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  • CMOS Board Level Camera
Nov 2010
Hamamatsu Photonics UK Ltd.Request Info
WELWYN GARDEN CITY, England, Nov. 11, 2010 — Hamamatsu Photonics UK Ltd. has introduced the C11440-50B, a 2.8-megapixel camera for OEM scientific and industrial applications. It has the FL-280 scientific CMOS sensor and is designed to deliver high-performance and cost-effective imaging in a small, board-level format.

Applications include semiconductor inspection, failure analysis, x-ray scintillator readout, total internal reflection fluorescence microscopy, ratio imaging, Förster resonance energy transfer, live cells expressing green fluorescent protein, micromorphological observation, time-lapse fluorescence imaging and high-speed/high-resolution Ca2+ imaging. Others include real-time confocal microscopy and fluorescence in situ hybridization

The camera operates at 45 fps at full 1920 × 1440-pixel (3.63 × 3.63 µm) resolution and delivers a wide dynamic range of 4500:1 and low noise of 3 electrons rms. These features allow the capture of high-quality images at fast speeds, even in low-light conditions.

Other features include 2 × 2 binning, an 8- or 12-bit analog-to-digital converter, power consumption of <3 W, operating temperature ranging from 0 to 40 °C, a C-mount lens and exposure time from 20 µs to 1 s.

Customers who wish to investigate low-intensity samples or fast moving targets can now achieve results which have not been possible with traditional machine vision or CMOS cameras.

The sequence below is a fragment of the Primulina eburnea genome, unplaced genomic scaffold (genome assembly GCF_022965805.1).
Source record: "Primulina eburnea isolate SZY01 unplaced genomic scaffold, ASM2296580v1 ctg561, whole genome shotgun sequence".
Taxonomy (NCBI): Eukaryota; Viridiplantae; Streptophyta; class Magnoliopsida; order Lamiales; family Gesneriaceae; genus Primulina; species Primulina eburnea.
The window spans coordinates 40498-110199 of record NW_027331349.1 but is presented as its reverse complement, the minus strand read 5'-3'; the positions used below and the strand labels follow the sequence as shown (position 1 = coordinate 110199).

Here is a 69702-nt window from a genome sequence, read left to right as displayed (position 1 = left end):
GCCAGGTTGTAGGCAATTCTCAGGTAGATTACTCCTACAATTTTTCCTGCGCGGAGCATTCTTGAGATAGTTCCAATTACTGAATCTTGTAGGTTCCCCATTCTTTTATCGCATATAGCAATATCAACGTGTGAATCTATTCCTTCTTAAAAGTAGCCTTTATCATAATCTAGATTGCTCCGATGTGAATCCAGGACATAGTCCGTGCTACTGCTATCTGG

The camera is equipped with an IEEE1394-b interface (FireWire b) and various external trigger and timing output functions that allow seamless integration with OEM customers’ equipment. These include global exposure, synchronous readout and start trigger; trigger delay function; programmable and global exposure timing output; and trigger ready output.


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A standard lens interface initially made for 16mm movie cameras and now used primarily on closed-circuit television cameras. It is a 1-in.-diameter, 32-thread-per-inch interface with a flange-to-image plane distance of 0.69 in.
A light-tight box that receives light from an object or scene and focuses it to form an image on a light-sensitive material or a detector. The camera generally contains a lens of variable aperture and a shutter of variable speed to precisely control the exposure. In an electronic imaging system, the camera does not use chemical means to store the image, but takes advantage of the sensitivity of various detectors to different bands of the electromagnetic spectrum. These sensors are transducers...
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